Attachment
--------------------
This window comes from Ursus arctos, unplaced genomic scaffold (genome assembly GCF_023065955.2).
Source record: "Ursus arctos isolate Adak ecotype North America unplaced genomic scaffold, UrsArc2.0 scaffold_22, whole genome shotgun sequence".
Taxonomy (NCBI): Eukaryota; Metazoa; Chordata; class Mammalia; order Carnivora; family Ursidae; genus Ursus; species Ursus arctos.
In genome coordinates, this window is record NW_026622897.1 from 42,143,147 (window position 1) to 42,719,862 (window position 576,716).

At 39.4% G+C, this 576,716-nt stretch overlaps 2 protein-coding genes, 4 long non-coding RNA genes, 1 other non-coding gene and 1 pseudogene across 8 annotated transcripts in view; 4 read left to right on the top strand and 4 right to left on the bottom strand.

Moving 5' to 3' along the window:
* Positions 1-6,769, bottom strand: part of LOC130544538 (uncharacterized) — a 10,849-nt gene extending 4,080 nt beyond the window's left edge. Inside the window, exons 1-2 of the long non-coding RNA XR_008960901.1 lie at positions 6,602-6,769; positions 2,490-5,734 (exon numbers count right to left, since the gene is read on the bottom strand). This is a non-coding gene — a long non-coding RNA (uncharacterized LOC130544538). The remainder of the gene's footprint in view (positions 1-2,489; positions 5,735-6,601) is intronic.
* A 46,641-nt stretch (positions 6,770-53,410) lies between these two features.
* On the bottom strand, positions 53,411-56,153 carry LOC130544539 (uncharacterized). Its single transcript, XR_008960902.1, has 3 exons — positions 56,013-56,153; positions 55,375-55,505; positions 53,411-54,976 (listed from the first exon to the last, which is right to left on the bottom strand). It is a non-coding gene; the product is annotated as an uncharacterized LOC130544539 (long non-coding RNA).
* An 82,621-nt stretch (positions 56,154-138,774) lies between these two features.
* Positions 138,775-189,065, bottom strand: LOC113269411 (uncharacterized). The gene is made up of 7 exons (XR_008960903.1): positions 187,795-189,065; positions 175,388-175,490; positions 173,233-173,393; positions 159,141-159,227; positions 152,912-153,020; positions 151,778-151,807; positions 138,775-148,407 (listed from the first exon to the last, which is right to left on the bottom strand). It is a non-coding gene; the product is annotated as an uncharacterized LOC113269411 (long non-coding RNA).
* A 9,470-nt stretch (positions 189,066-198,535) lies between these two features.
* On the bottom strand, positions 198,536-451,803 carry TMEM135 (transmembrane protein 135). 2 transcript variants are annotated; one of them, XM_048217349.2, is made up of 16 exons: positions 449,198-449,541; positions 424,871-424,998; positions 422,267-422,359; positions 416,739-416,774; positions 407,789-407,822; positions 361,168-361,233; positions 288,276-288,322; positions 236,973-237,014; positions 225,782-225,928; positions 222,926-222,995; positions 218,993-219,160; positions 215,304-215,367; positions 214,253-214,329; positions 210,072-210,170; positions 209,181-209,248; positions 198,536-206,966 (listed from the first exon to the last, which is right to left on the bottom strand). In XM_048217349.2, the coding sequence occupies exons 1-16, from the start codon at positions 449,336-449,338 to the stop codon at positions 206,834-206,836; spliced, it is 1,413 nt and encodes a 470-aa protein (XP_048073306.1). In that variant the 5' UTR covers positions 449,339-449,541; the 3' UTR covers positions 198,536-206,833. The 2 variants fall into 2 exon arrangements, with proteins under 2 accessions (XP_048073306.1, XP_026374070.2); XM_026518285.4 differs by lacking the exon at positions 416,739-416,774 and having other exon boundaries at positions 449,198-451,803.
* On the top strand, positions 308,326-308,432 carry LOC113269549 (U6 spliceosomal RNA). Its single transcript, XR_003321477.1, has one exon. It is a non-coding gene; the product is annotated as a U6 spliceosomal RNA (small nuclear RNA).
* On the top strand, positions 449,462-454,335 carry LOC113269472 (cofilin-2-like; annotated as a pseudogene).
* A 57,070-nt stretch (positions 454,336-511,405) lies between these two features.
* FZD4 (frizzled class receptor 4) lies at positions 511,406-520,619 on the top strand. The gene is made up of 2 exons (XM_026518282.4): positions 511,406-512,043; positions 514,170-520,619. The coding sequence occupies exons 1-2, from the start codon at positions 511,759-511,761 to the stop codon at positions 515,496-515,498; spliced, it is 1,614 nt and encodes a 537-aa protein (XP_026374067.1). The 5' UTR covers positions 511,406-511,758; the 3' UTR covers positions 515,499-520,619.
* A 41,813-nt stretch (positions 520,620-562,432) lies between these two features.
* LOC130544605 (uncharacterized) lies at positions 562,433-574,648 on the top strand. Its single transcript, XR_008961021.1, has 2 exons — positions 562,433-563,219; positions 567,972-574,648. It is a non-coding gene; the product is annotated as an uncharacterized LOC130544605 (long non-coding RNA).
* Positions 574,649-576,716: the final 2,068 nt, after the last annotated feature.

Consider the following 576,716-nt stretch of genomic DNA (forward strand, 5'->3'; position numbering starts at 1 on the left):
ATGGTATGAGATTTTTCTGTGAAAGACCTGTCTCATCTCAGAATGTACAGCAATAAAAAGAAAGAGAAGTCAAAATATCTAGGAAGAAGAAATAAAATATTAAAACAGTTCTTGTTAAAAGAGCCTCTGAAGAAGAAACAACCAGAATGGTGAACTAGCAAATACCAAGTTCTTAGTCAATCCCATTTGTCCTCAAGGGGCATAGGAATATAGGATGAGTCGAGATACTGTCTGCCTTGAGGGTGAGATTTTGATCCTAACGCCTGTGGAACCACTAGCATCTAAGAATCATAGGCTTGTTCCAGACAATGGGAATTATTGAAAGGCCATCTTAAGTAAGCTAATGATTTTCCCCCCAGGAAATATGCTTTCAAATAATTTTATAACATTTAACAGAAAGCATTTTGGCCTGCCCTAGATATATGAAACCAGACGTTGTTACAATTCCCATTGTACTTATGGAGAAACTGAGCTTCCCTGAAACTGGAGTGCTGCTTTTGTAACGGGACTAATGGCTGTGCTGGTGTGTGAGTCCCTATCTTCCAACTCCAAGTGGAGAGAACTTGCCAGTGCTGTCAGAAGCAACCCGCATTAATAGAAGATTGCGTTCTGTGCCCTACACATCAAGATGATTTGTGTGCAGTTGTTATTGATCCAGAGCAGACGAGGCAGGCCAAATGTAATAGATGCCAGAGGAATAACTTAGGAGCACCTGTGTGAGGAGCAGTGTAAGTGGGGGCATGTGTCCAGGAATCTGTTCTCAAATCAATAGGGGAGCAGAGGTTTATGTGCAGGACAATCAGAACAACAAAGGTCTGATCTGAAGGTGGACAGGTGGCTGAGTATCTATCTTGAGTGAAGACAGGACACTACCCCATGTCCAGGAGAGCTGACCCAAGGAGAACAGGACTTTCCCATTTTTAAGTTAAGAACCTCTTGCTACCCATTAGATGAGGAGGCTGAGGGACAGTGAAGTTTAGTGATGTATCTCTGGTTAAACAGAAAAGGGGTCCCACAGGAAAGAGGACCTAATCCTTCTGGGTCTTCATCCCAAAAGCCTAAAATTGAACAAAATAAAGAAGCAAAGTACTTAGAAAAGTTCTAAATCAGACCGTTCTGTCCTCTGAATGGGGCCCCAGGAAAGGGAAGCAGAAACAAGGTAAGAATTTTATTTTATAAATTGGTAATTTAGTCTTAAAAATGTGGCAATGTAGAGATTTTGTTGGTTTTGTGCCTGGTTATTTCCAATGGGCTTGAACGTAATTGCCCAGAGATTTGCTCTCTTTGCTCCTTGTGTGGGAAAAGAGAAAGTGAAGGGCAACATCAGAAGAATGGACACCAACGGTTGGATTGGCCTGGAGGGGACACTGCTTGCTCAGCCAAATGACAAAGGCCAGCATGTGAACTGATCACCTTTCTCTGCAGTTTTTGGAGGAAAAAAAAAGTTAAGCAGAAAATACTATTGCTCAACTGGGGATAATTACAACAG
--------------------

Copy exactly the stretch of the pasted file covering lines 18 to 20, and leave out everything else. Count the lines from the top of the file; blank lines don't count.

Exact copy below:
* A 41,813-nt stretch (positions 520,620-562,432) lies between these two features.
* LOC130544605 (uncharacterized) lies at positions 562,433-574,648 on the top strand. Its single transcript, XR_008961021.1, has 2 exons — positions 562,433-563,219; positions 567,972-574,648. It is a non-coding gene; the product is annotated as an uncharacterized LOC130544605 (long non-coding RNA).
* Positions 574,649-576,716: the final 2,068 nt, after the last annotated feature.